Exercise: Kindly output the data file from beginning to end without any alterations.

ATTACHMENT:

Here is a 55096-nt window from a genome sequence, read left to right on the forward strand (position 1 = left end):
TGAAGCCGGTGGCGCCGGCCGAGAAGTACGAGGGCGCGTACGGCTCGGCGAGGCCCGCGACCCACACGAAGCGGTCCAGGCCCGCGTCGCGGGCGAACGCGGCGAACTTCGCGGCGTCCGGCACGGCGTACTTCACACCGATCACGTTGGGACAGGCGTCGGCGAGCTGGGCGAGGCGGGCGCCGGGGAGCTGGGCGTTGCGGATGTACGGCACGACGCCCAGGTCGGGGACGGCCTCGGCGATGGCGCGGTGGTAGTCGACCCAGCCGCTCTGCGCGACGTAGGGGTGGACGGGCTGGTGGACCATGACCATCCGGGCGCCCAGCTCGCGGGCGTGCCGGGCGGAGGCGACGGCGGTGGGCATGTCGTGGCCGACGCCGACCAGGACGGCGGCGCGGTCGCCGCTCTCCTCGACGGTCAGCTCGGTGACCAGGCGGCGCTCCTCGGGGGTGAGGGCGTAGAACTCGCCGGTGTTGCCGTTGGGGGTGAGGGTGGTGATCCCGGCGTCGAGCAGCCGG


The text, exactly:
Here is a 55096-nt window from a genome sequence, read left to right on the forward strand (position 1 = left end):
TGAAGCCGGTGGCGCCGGCCGAGAAGTACGAGGGCGCGTACGGCTCGGCGAGGCCCGCGACCCACACGAAGCGGTCCAGGCCCGCGTCGCGGGCGAACGCGGCGAACTTCGCGGCGTCCGGCACGGCGTACTTCACACCGATCACGTTGGGACAGGCGTCGGCGAGCTGGGCGAGGCGGGCGCCGGGGAGCTGGGCGTTGCGGATGTACGGCACGACGCCCAGGTCGGGGACGGCCTCGGCGATGGCGCGGTGGTAGTCGACCCAGCCGCTCTGCGCGACGTAGGGGTGGACGGGCTGGTGGACCATGACCATCCGGGCGCCCAGCTCGCGGGCGTGCCGGGCGGAGGCGACGGCGGTGGGCATGTCGTGGCCGACGCCGACCAGGACGGCGGCGCGGTCGCCGCTCTCCTCGACGGTCAGCTCGGTGACCAGGCGGCGCTCCTCGGGGGTGAGGGCGTAGAACTCGCCGGTGTTGCCGTTGGGGGTGAGGGTGGTGATCCCGGCGTCGAGCAGCCGG